Introduction: Most condylar process fractures can be managed conservatively with satisfactory outcome. However, unsuccessful treatment can result in malocclusion and facial asymmetry. We report our experience in surgical management of malunited condylar process fractures.
Methods: This is a retrospective review of clinical records, photographs, imaging, and dental models of 12 consecutive patients who presented with malocclusion and facial asymmetry after nonoperative or failed treatment of condylar process fractures. Eight patients who presented relatively early (<6 months) after the initial trauma were treated with subcondylar osteotomy (SCO), whereas 4 patients who presented relatively late (>18 months) were treated with sagittal split osteotomy (SSO). These 2 groups were compared in terms of 3 parameters, namely, maximum mouth opening, aesthetic improvement, and patient satisfaction.
Results: The 2 groups were statistically similar in all 3 parameters, with the SCO group trending toward higher scores in all 3 parameters. The mean increase in maximal mouth opening in the SCO group was 21 versus 2.5 mm in the SSO group.
Conclusions: Subcondylar osteotomy, performed at a relatively early time point, is at least as effective, if not more effective, than traditional SSO in the treatment of subcondylar malunions. Given this finding, a lower threshold should be adopted for the primary treatment of acute subcondylar fractures with open reduction and internal fixation, especially those with moderate displacement that may be at high risk for malunion.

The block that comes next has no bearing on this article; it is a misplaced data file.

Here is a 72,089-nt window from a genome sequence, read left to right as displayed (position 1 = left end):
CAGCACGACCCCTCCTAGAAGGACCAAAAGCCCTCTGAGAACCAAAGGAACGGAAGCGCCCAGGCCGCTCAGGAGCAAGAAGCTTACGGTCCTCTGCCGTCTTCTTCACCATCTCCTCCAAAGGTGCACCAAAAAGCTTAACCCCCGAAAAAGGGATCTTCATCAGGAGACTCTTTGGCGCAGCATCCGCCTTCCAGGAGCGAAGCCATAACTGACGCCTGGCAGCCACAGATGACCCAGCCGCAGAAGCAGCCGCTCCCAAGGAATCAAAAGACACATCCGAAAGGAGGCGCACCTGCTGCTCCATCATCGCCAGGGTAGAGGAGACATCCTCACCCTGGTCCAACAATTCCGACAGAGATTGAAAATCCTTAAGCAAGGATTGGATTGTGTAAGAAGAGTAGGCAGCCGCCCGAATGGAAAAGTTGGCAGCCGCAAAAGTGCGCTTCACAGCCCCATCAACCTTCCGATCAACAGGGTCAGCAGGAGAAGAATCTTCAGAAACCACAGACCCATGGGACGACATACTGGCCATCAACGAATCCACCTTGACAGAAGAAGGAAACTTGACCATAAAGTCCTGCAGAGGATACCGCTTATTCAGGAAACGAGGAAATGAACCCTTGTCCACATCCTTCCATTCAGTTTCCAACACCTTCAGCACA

From the *Department of Plastic and Reconstructive Surgery, Chang Gung Memorial Hospital, Keelung, Chang Gung University, College of Medicine, Chang Gung Research Center, Linkou, Taiwan; †Plastic Surgery Department, University of Texas MD Anderson Cancer Center, Houston, TX; ‡Division of Plastic and Reconstructive Surgery, Chang Gung Memorial Hospital at Kaohsiung, Chang Gung University, Kaohsiung; and §Department of Plastic and Reconstructive Surgery, Chang Gung Memorial Hospital, Chang Gung University, College of Medicine, Linkou, Taiwan.
Received October 1, 2013, and accepted for publication, after revision, October 6, 2013.
Conflicts of interest and sources of funding: none declared.
Reprints: Chien-Tzung Chen, MD, Department of Plastic and Reconstructive Surgery, Chang Gung Memorial Hospital at Keelung, Chang Gung University, College of Medicine, Chang Gung Research Center, Linkou, Taiwan. E-mail: email@example.com.